were conducted on new gun owners, many of them women and people of color. The group polls firearms dealers and figures gun sales to Black Americans are up 58 percent, the largest jump of any demographic group. “Today’s gun buyer doesn’t just look like me, a 48-year-old white guy who lives in the suburbs of Washington, D.C.,” Mark Olivia, a spokesperson for the foundation, said. “Today’s gun buyer looks like the rest of America, because they are the rest of America.” Demographic data on gun owners is hard to come by in New York, but anecdotal evidence suggests the same trend is playing out in Monroe County. Applications for pistol permits this year through early September were up 168 percent over the same period last year, according to the County Clerk’s Office, which manages the requests. The increase was 216 percent among residents of Rochester and 154 percent in the suburbs. In the past, getting a permit typically took six to nine months. But the backlog is so great now that County Clerk Jamie Romeo said her staff is telling most applicants to expect to wait a year. “I think 2020 was an unfortunate perfect storm, where there were lots of other outside influences that for whatever reason made people interested in gun ownership,” Romeo said. “It’s created a swell that we are not necessarily seeing dip in at this moment.” “[T]here’s just a lot of people that are looking for ways to have some personal safety,” she went on, “and simply owning a firearm won’t make an individual safer, especially if they don’t know how to use it.” LEARNING FROM PEERS RAAFA has grown as well. When the organization was founded last November by Adell and fellow small business owner Michael Nix, it served a handful of members. Today, Adell and Nix count a few dozen members, about half of whom are women. Nix, a 54-year-old Marine veteran, grew up around guns. He said part of the appeal of groups like RAAFA for new Black gun owners is learning from instructors who look like them, like he did. “My grandfather was a hunter,” Nix said. “I identify (with gun owners) because I grew up in the house and the house was exposed to that type of activity. But the average kid that grew up in a
Members of the Rochester African American Firearms Association shoot targets together at The Firing Pin. PHOTO BY MAX SCHULTE
neighborhood with me, doesn’t. “There’s the issue of trust,” he continued. “We tend to be more willing to accept something from someone we trust. When you’re here, you’re getting educated by someone who can relate to your struggle.” Jasmine Barksdale, 28, a call center supervisor from Rochester, was among the first members of the group. Barksdale said fear kept her away from guns for most of her life, but joined RAAFA after learning about it from a friend. Now, she does community outreach for the group, dubbing herself a “2A person” — a “Second Amendment person.” “Like basically most Black women,” Barksdale said, “I wasn’t raised in a home that was firearm-savvy.” Barksdale said she was motivated to pick up a gun by a different kind of fear: Being a single mom of an 8-year-old daughter. “I have a child in my home, and I
want to be able to protect her,” Barksdale said. “I don’t want to have to wait for someone else to come and advocate for me or be able to protect my home. I need to be able to do that myself.” Phillip Smith, founder of the 40,000-member National African American Gun Association, said Barksdale’s sentiment is common, particularly in light of the volatility of the last year. “The big elephant in the room is the pandemic,” Smith said. “The pandemic was a game-changer because that made people that are even anti-gun give me a call and ask, ‘What gun do I need to buy? Because I think there might be mob violence. There might be a shortage of food. There might be a shortage of resources. I don’t know if people will want to come to our neighborhood, we will have lawlessness in our community.’” Citing the long history of gun control laws in the United States that impinged the rights of African Americans to own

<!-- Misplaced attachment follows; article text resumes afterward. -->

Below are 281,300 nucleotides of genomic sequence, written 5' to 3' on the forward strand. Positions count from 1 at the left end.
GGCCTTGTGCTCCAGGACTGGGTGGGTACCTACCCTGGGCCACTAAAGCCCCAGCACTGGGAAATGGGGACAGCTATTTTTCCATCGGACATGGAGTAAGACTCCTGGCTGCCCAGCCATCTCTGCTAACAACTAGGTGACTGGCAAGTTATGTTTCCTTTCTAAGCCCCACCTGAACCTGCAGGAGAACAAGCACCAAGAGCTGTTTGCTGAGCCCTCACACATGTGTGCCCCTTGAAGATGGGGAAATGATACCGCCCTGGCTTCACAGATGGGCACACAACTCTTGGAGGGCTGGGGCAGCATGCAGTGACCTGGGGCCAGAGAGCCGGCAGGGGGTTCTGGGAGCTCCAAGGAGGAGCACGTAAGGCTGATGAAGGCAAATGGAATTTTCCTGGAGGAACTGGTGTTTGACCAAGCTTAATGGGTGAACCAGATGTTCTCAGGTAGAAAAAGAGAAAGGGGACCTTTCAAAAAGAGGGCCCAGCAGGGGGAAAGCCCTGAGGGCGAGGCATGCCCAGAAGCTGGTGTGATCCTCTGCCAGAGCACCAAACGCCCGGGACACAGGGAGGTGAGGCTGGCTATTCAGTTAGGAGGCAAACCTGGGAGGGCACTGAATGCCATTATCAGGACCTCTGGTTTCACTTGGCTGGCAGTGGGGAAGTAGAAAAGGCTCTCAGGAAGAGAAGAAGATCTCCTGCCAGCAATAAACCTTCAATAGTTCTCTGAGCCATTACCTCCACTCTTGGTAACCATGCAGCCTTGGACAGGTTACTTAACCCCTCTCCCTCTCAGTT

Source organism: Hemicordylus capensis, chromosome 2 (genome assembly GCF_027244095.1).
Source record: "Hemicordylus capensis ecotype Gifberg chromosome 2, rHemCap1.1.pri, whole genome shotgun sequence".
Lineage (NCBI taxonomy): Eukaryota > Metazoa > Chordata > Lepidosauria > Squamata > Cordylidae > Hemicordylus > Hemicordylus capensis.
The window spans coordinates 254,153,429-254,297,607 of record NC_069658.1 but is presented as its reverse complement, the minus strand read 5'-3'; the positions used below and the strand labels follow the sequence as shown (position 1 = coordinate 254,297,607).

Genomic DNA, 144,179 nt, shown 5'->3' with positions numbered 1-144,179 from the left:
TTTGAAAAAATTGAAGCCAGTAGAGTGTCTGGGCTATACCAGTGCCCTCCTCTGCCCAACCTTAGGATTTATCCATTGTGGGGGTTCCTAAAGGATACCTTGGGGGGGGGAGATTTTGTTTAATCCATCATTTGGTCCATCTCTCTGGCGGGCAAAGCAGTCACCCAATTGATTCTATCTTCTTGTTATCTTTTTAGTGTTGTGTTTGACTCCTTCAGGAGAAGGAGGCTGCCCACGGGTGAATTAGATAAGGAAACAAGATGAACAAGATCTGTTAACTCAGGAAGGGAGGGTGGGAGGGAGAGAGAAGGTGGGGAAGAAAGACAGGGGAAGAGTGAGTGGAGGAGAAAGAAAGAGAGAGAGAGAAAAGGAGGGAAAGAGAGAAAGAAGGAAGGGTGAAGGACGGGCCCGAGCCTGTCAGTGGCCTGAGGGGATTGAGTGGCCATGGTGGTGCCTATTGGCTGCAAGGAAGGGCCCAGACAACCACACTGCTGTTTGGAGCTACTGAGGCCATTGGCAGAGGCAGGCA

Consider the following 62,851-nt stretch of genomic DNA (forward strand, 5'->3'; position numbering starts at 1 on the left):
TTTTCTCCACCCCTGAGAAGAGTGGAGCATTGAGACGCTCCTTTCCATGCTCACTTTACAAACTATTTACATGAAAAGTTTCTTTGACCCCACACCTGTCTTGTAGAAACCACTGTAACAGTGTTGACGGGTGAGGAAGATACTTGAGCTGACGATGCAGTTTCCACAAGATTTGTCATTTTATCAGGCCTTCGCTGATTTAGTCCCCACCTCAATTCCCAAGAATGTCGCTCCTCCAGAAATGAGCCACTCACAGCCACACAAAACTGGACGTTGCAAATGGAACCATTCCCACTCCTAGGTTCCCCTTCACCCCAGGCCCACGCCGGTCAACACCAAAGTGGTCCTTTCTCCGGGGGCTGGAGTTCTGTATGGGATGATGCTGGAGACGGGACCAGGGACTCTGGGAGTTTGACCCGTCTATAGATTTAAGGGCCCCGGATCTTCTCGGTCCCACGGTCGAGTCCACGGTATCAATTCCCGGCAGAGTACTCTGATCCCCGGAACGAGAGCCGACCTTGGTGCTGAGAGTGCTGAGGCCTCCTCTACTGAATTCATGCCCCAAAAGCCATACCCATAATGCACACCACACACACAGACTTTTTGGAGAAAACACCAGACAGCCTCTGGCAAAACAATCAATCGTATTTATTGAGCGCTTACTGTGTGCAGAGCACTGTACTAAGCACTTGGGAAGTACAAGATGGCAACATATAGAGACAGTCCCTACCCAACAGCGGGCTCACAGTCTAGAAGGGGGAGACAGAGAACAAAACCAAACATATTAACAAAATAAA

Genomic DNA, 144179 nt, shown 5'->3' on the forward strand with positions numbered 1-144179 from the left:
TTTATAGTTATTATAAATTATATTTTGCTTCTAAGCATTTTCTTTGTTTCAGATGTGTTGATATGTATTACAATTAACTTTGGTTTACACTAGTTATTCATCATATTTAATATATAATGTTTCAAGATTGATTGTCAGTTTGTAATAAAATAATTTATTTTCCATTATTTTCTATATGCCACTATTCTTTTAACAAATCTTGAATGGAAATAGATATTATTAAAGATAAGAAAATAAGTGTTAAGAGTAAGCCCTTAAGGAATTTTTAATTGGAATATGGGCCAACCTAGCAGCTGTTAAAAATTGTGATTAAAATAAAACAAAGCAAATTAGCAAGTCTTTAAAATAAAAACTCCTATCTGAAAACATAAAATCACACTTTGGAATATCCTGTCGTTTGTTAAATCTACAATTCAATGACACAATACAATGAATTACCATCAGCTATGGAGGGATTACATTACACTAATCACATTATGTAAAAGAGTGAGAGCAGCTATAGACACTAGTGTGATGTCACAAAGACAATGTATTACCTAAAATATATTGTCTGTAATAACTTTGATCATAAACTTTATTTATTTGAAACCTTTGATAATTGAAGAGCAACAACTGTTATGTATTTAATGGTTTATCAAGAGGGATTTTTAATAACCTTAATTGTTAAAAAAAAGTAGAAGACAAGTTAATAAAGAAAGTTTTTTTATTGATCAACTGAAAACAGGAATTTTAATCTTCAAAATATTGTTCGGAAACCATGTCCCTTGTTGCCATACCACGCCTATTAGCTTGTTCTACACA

guns, Smith said that Black people are still maligned for wanting access to firearms. Images of Black people with guns, he said, have always been negative. That is something that both the national and local gun groups have worked to counter. “Other communities have guns all the time,” Smith said. “The Jewish community, the Asian community, the white community, and nobody bats an eye. We get questioned. Why is it so different for us?” NOT A FAD The last year-and-a-half has seen rapid change — lockdowns, mask mandates, civil unrest — and a spike in violent crime in cities across the country. Homicides and aggravated gun assaults hit peaks in the summer of 2020 and continue to hover above pre-pandemic levels, according to the National Commission on COVID-19 and Criminal Justice.
Shootings and slayings in Rochester are at least at 10-year highs. Last year, the city had its first riot in half a century, followed by months of civil unrest marked by clashes between protesters and police over the way the city handled the death of Daniel Prude, a Black man who suffocated while in police custody. Civil unrest is not permanent. Violent crime ebbs and flows. Pandemics are temporary by nature. Adell said these conditions awakened people to their vulnerability and played a role in the rise of gun ownership and growth of his group. He asserted that Black gun groups aren’t a fad, but rather the latest incarnation of a rarely acknowledged American tradition. “It’s been a very silent group, but it has always existed,” Adell said. “And I think because of the conditions, it has brought people out, and I think because of organizations like RAAFA, people feel a little bit more secure.”
WAR ON DRUGS
As the opioid epidemic rages on, supervised injection sites still at a stalemate BY GINO FANELLI